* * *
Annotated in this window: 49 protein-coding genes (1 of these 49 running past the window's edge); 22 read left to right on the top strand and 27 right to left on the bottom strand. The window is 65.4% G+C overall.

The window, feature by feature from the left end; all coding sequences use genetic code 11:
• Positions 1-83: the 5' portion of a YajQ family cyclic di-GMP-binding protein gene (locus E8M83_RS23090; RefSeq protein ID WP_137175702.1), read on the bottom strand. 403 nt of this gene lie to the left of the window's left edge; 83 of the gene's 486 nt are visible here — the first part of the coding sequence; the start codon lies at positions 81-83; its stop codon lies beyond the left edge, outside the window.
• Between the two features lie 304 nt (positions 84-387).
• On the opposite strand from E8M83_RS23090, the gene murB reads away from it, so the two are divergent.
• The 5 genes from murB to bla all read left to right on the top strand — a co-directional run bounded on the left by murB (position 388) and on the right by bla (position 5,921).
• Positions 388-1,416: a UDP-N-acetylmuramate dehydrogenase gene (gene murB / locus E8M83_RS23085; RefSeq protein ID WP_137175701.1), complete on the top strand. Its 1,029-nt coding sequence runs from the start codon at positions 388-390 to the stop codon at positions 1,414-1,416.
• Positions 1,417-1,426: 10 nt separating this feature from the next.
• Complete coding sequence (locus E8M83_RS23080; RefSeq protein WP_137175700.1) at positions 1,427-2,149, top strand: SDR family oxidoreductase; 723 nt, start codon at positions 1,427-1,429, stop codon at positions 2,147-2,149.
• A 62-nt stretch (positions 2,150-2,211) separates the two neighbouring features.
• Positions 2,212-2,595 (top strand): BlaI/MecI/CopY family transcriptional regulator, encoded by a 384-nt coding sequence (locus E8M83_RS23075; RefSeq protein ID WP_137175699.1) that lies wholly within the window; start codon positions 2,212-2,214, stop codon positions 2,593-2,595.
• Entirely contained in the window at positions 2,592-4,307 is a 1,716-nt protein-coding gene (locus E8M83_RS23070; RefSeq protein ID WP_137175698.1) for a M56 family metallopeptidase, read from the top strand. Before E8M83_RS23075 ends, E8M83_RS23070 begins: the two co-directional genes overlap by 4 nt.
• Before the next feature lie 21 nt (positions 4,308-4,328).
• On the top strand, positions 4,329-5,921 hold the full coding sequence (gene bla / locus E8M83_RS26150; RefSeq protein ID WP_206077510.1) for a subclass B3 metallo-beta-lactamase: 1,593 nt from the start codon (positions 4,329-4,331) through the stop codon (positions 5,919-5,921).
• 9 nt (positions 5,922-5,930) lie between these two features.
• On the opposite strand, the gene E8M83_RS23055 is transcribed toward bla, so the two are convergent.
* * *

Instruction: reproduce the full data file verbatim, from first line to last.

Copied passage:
Annotated in this window: 49 protein-coding genes (1 of these 49 running past the window's edge); 22 read left to right on the top strand and 27 right to left on the bottom strand. The window is 65.4% G+C overall.

The window, feature by feature from the left end; all coding sequences use genetic code 11:
• Positions 1-83: the 5' portion of a YajQ family cyclic di-GMP-binding protein gene (locus E8M83_RS23090; RefSeq protein ID WP_137175702.1), read on the bottom strand. 403 nt of this gene lie to the left of the window's left edge; 83 of the gene's 486 nt are visible here — the first part of the coding sequence; the start codon lies at positions 81-83; its stop codon lies beyond the left edge, outside the window.
• Between the two features lie 304 nt (positions 84-387).
• On the opposite strand from E8M83_RS23090, the gene murB reads away from it, so the two are divergent.
• The 5 genes from murB to bla all read left to right on the top strand — a co-directional run bounded on the left by murB (position 388) and on the right by bla (position 5,921).
• Positions 388-1,416: a UDP-N-acetylmuramate dehydrogenase gene (gene murB / locus E8M83_RS23085; RefSeq protein ID WP_137175701.1), complete on the top strand. Its 1,029-nt coding sequence runs from the start codon at positions 388-390 to the stop codon at positions 1,414-1,416.
• Positions 1,417-1,426: 10 nt separating this feature from the next.
• Complete coding sequence (locus E8M83_RS23080; RefSeq protein WP_137175700.1) at positions 1,427-2,149, top strand: SDR family oxidoreductase; 723 nt, start codon at positions 1,427-1,429, stop codon at positions 2,147-2,149.
• A 62-nt stretch (positions 2,150-2,211) separates the two neighbouring features.
• Positions 2,212-2,595 (top strand): BlaI/MecI/CopY family transcriptional regulator, encoded by a 384-nt coding sequence (locus E8M83_RS23075; RefSeq protein ID WP_137175699.1) that lies wholly within the window; start codon positions 2,212-2,214, stop codon positions 2,593-2,595.
• Entirely contained in the window at positions 2,592-4,307 is a 1,716-nt protein-coding gene (locus E8M83_RS23070; RefSeq protein ID WP_137175698.1) for a M56 family metallopeptidase, read from the top strand. Before E8M83_RS23075 ends, E8M83_RS23070 begins: the two co-directional genes overlap by 4 nt.
• Before the next feature lie 21 nt (positions 4,308-4,328).
• On the top strand, positions 4,329-5,921 hold the full coding sequence (gene bla / locus E8M83_RS26150; RefSeq protein ID WP_206077510.1) for a subclass B3 metallo-beta-lactamase: 1,593 nt from the start codon (positions 4,329-4,331) through the stop codon (positions 5,919-5,921).
• 9 nt (positions 5,922-5,930) lie between these two features.
• On the opposite strand, the gene E8M83_RS23055 is transcribed toward bla, so the two are convergent.